One of the first things you notice about Blake Richardson’s onstage drum setup is what’s behind him. Yep, that’s a gong all right. “I actually use it, too; I swear it’s not just for show,” says the affable drummer for the North Carolina–based progressive metal band Between The Buried And Me. “Toward the end of our set, we do these big, anthemic build-ups, and using a gong gives you a really cool send-off. You whip out a huge-ass mallet and wallop that thing, and it’s like, ‘Whoa!’”

He chuckles, then adds, “It’s a little over the top, but it’s become something of a signature thing for me already. That’s kind of a problem, actually: People expect me to play the gong, so now I’m going to be forced to bring it around on every tour.”

In many ways, being a little over the top makes Richardson the perfect drummer for BTBAM, a group that has never met a ten-minute opus or grandiose concept album it didn’t like. Their latest release boasts so many elongated songs and fanciful themes that it had to be released as two discs: Automata I was released in March, and its companion, Automata II, follows in June.  “Nothing is too wacky or outlandish for us,” Richardson admits. “We never try to limit ourselves as far as what we write or how we play. We grew up on bands like Rush, Yes, and Dream Theater, and we’re kind of following in their footsteps.”

But Richardson stresses that BTBAM doesn’t always live by prog metal alone, and he reveals a juicy little secret that might blow some fans’ minds: “We’re seriously into Weezer. Whenever we have some downtime, or if we’re messing around during sound checks, we’re usually rocking out to Weezer. We keep joking that we want to do a whole Blue Album thing, not like a tribute band but sort of incorporate it into our set. That would probably flip people out.”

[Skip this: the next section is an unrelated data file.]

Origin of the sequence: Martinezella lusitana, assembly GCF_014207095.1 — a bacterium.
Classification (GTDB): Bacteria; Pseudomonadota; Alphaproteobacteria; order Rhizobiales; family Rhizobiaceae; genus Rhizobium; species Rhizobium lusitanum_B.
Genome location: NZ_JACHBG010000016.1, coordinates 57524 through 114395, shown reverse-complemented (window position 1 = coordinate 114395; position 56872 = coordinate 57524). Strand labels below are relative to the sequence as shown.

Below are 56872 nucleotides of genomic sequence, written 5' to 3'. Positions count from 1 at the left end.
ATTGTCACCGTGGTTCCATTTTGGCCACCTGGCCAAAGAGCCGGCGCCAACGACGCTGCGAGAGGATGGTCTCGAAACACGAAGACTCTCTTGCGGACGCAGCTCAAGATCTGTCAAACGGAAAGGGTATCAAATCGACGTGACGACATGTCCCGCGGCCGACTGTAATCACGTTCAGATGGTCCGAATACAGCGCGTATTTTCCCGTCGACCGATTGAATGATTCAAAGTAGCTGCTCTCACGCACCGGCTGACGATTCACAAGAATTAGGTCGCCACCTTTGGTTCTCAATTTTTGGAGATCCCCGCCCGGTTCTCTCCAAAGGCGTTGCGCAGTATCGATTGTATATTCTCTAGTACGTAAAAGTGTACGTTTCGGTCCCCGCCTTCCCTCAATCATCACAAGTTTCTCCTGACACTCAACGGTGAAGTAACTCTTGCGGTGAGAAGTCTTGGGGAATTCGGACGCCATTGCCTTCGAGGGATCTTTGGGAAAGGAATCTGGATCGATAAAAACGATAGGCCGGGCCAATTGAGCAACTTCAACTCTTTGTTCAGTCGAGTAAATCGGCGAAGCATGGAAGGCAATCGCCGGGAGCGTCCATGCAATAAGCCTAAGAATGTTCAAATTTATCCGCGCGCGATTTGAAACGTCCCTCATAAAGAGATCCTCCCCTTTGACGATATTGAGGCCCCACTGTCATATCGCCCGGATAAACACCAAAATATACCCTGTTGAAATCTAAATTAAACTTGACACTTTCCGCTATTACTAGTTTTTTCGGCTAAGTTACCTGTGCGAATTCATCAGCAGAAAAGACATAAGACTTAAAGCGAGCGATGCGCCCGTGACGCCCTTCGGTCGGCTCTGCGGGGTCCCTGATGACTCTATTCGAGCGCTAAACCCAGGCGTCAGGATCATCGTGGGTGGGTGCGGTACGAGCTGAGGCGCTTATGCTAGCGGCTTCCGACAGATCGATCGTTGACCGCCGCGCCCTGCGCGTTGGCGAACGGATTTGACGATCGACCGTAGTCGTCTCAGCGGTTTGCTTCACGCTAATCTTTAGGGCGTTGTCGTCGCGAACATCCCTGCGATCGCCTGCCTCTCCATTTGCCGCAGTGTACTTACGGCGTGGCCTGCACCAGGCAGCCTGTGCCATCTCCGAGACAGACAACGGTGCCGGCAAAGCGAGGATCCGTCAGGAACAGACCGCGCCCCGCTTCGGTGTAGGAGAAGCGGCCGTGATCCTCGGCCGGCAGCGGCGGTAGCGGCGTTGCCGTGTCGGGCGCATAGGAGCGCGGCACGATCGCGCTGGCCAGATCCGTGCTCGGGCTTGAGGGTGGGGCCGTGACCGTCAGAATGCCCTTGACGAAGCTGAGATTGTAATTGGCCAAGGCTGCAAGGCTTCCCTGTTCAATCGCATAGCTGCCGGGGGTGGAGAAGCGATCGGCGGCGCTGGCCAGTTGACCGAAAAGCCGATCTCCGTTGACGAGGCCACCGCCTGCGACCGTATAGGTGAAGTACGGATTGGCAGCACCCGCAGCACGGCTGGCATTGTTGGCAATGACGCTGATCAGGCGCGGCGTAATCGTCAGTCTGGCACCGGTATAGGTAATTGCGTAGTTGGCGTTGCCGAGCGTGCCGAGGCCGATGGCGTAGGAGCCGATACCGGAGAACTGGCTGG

As it turns out, Weezer was one of the first bands Richardson jammed to when, at the age of 11, he started pounding away on his uncle’s 1965 Ludwig four-piece kit. For the next few years, he taught himself by playing along to alt-rock/grunge bands like Nirvana, Green Day, Pearl Jam, Foo Fighters, and Soundgarden before studying with Robert Crutchfield, drummer with the Winston-Salem/Forsyth County Symphonic Orchestra. “And that’s when things really opened up for me,” Richardson notes. “Robert showed me all the basics I didn’t know, but he also showed me how to play basic funk grooves and Afro-Cuban rhythms. Plus, he had a real jazz background, so a lot of those techniques found a way into my playing.”

Richardson’s tastes expanded under Crutchfield’s tutelage, and by the time he enrolled at North Carolina State University he was under the sway of drummers such as Dennis Chambers, Simon Phillips, and Terry Bozzio. “I noticed something very important about form watching some of those guys,” he recalls. “Their palms were always face-down, and they kept their shoulders low. They were very relaxed. I started to implement that form into how I played drums, and I think it helped my playing. I think it also keeps my limbs and joints healthy.”